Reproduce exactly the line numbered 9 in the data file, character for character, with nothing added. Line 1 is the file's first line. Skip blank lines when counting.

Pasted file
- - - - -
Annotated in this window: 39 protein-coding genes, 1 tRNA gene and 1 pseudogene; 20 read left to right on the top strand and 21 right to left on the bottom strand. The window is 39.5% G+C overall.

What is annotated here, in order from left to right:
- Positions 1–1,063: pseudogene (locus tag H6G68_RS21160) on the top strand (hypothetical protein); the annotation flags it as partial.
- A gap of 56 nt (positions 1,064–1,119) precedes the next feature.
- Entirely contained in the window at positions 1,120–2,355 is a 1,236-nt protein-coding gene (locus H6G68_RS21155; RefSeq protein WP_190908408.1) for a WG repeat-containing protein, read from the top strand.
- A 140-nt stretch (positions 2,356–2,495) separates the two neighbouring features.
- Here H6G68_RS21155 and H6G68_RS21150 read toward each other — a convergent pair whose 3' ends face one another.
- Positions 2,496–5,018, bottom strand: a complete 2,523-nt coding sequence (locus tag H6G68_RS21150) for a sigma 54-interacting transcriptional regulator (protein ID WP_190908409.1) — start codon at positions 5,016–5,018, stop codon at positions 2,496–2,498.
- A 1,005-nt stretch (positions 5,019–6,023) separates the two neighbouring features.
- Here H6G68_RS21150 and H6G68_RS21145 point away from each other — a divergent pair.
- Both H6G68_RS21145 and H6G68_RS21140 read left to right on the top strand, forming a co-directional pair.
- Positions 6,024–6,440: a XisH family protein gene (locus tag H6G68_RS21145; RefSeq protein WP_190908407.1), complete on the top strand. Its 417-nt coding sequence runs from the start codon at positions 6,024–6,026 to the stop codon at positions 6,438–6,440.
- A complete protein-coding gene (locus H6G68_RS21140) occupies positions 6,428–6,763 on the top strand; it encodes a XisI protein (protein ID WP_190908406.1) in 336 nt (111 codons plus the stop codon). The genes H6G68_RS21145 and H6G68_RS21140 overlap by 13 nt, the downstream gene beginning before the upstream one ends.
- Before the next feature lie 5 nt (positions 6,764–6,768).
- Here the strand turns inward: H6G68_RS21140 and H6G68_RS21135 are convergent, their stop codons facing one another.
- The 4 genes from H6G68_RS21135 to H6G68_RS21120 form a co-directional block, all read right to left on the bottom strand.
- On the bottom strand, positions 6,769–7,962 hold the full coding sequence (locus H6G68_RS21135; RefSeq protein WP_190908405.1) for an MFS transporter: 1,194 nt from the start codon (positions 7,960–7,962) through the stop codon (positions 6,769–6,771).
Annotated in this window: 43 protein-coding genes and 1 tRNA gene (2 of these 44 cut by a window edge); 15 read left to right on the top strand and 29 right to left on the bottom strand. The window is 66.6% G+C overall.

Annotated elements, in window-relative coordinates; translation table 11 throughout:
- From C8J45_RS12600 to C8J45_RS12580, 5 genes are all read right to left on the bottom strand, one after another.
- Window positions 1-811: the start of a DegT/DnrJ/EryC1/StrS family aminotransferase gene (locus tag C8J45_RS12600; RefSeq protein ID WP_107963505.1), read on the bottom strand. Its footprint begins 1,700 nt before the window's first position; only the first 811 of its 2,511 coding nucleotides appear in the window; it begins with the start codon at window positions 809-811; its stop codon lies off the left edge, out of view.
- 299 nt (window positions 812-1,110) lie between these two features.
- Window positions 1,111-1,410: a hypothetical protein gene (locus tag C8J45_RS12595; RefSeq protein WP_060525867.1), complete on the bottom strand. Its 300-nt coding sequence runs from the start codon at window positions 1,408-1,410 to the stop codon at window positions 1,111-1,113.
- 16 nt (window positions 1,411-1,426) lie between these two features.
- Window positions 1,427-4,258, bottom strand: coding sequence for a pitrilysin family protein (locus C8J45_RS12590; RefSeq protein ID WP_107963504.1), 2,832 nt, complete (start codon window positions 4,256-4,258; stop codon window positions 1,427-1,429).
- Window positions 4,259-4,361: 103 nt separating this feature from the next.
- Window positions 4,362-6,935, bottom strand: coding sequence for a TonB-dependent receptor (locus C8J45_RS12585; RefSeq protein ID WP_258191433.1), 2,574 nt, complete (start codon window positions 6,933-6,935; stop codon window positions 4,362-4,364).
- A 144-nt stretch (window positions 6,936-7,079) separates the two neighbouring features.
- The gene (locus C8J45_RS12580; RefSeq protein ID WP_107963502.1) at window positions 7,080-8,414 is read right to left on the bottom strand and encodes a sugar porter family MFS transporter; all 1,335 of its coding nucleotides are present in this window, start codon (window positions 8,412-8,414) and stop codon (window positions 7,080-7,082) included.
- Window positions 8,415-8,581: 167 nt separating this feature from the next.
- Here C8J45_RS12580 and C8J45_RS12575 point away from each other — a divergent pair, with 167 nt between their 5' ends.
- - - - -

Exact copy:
- A 1,005-nt stretch (positions 5,019–6,023) separates the two neighbouring features.